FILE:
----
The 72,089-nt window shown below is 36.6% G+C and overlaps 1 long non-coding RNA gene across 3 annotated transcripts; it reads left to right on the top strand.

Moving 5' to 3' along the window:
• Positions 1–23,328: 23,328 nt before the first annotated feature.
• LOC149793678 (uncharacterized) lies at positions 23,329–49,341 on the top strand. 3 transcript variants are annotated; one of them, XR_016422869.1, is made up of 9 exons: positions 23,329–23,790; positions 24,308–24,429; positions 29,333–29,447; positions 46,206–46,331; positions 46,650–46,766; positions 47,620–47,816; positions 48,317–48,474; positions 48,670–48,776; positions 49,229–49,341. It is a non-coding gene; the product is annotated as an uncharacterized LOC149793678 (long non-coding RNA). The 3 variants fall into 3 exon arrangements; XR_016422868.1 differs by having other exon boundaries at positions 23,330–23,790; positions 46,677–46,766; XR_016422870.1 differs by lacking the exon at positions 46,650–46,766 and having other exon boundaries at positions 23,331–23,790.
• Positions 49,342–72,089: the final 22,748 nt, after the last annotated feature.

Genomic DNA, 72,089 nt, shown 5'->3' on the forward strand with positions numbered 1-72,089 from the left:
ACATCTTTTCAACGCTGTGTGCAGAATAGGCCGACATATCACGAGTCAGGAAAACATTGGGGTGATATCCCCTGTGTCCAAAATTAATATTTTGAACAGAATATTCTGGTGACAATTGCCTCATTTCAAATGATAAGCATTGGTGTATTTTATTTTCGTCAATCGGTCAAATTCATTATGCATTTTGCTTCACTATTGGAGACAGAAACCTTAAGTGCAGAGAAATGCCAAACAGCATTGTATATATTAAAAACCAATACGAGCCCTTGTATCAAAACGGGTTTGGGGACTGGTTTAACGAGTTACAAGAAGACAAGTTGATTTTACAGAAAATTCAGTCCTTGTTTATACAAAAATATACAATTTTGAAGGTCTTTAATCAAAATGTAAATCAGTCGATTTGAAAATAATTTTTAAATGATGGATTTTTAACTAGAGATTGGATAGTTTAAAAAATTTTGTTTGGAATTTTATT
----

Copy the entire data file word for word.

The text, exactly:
The 72,089-nt window shown below is 36.6% G+C and overlaps 1 long non-coding RNA gene across 3 annotated transcripts; it reads left to right on the top strand.

Moving 5' to 3' along the window:
• Positions 1–23,328: 23,328 nt before the first annotated feature.
• LOC149793678 (uncharacterized) lies at positions 23,329–49,341 on the top strand. 3 transcript variants are annotated; one of them, XR_016422869.1, is made up of 9 exons: positions 23,329–23,790; positions 24,308–24,429; positions 29,333–29,447; positions 46,206–46,331; positions 46,650–46,766; positions 47,620–47,816; positions 48,317–48,474; positions 48,670–48,776; positions 49,229–49,341. It is a non-coding gene; the product is annotated as an uncharacterized LOC149793678 (long non-coding RNA). The 3 variants fall into 3 exon arrangements; XR_016422868.1 differs by having other exon boundaries at positions 23,330–23,790; positions 46,677–46,766; XR_016422870.1 differs by lacking the exon at positions 46,650–46,766 and having other exon boundaries at positions 23,331–23,790.
• Positions 49,342–72,089: the final 22,748 nt, after the last annotated feature.

Genomic DNA, 72,089 nt, shown 5'->3' on the forward strand with positions numbered 1-72,089 from the left:
ACATCTTTTCAACGCTGTGTGCAGAATAGGCCGACATATCACGAGTCAGGAAAACATTGGGGTGATATCCCCTGTGTCCAAAATTAATATTTTGAACAGAATATTCTGGTGACAATTGCCTCATTTCAAATGATAAGCATTGGTGTATTTTATTTTCGTCAATCGGTCAAATTCATTATGCATTTTGCTTCACTATTGGAGACAGAAACCTTAAGTGCAGAGAAATGCCAAACAGCATTGTATATATTAAAAACCAATACGAGCCCTTGTATCAAAACGGGTTTGGGGACTGGTTTAACGAGTTACAAGAAGACAAGTTGATTTTACAGAAAATTCAGTCCTTGTTTATACAAAAATATACAATTTTGAAGGTCTTTAATCAAAATGTAAATCAGTCGATTTGAAAATAATTTTTAAATGATGGATTTTTAACTAGAGATTGGATAGTTTAAAAAATTTTGTTTGGAATTTTATT